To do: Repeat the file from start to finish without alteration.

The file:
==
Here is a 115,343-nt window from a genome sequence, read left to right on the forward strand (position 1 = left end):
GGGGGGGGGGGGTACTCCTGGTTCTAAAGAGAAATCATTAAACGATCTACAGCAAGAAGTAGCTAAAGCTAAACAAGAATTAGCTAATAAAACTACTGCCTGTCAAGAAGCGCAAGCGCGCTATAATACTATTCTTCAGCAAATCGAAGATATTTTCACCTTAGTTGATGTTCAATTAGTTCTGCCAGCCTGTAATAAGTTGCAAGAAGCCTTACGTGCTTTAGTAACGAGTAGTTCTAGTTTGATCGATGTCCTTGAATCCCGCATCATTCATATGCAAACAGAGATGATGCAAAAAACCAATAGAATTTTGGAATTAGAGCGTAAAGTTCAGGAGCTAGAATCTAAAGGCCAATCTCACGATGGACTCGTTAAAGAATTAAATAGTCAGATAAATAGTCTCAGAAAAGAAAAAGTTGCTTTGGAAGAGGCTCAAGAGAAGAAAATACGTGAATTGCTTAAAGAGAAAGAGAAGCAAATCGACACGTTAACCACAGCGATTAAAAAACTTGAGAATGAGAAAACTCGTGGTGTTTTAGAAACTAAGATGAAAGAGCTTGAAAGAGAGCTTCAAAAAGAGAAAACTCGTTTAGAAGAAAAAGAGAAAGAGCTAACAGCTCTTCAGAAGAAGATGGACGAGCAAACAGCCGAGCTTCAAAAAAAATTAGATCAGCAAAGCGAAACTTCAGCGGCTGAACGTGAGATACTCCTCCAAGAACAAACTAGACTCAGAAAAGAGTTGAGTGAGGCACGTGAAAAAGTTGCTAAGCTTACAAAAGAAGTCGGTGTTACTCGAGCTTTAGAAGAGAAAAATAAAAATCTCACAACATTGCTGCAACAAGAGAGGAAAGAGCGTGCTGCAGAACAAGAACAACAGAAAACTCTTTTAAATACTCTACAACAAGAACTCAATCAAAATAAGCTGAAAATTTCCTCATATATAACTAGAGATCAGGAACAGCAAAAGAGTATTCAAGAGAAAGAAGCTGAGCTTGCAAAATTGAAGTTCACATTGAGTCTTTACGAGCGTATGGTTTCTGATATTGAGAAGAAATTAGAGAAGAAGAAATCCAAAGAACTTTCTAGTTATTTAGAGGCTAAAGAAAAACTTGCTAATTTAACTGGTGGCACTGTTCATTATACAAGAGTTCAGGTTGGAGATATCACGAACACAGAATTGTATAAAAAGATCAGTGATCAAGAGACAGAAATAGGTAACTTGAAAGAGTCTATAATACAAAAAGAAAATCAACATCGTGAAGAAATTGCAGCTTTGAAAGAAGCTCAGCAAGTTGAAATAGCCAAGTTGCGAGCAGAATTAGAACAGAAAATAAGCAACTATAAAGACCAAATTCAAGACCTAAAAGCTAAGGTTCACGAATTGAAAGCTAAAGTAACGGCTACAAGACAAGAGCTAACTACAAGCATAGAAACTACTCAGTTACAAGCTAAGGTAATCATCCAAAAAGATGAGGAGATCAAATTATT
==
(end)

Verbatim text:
Here is a 115,343-nt window from a genome sequence, read left to right on the forward strand (position 1 = left end):
GGGGGGGGGGGGTACTCCTGGTTCTAAAGAGAAATCATTAAACGATCTACAGCAAGAAGTAGCTAAAGCTAAACAAGAATTAGCTAATAAAACTACTGCCTGTCAAGAAGCGCAAGCGCGCTATAATACTATTCTTCAGCAAATCGAAGATATTTTCACCTTAGTTGATGTTCAATTAGTTCTGCCAGCCTGTAATAAGTTGCAAGAAGCCTTACGTGCTTTAGTAACGAGTAGTTCTAGTTTGATCGATGTCCTTGAATCCCGCATCATTCATATGCAAACAGAGATGATGCAAAAAACCAATAGAATTTTGGAATTAGAGCGTAAAGTTCAGGAGCTAGAATCTAAAGGCCAATCTCACGATGGACTCGTTAAAGAATTAAATAGTCAGATAAATAGTCTCAGAAAAGAAAAAGTTGCTTTGGAAGAGGCTCAAGAGAAGAAAATACGTGAATTGCTTAAAGAGAAAGAGAAGCAAATCGACACGTTAACCACAGCGATTAAAAAACTTGAGAATGAGAAAACTCGTGGTGTTTTAGAAACTAAGATGAAAGAGCTTGAAAGAGAGCTTCAAAAAGAGAAAACTCGTTTAGAAGAAAAAGAGAAAGAGCTAACAGCTCTTCAGAAGAAGATGGACGAGCAAACAGCCGAGCTTCAAAAAAAATTAGATCAGCAAAGCGAAACTTCAGCGGCTGAACGTGAGATACTCCTCCAAGAACAAACTAGACTCAGAAAAGAGTTGAGTGAGGCACGTGAAAAAGTTGCTAAGCTTACAAAAGAAGTCGGTGTTACTCGAGCTTTAGAAGAGAAAAATAAAAATCTCACAACATTGCTGCAACAAGAGAGGAAAGAGCGTGCTGCAGAACAAGAACAACAGAAAACTCTTTTAAATACTCTACAACAAGAACTCAATCAAAATAAGCTGAAAATTTCCTCATATATAACTAGAGATCAGGAACAGCAAAAGAGTATTCAAGAGAAAGAAGCTGAGCTTGCAAAATTGAAGTTCACATTGAGTCTTTACGAGCGTATGGTTTCTGATATTGAGAAGAAATTAGAGAAGAAGAAATCCAAAGAACTTTCTAGTTATTTAGAGGCTAAAGAAAAACTTGCTAATTTAACTGGTGGCACTGTTCATTATACAAGAGTTCAGGTTGGAGATATCACGAACACAGAATTGTATAAAAAGATCAGTGATCAAGAGACAGAAATAGGTAACTTGAAAGAGTCTATAATACAAAAAGAAAATCAACATCGTGAAGAAATTGCAGCTTTGAAAGAAGCTCAGCAAGTTGAAATAGCCAAGTTGCGAGCAGAATTAGAACAGAAAATAAGCAACTATAAAGACCAAATTCAAGACCTAAAAGCTAAGGTTCACGAATTGAAAGCTAAAGTAACGGCTACAAGACAAGAGCTAACTACAAGCATAGAAACTACTCAGTTACAAGCTAAGGTAATCATCCAAAAAGATGAGGAGATCAAATTATT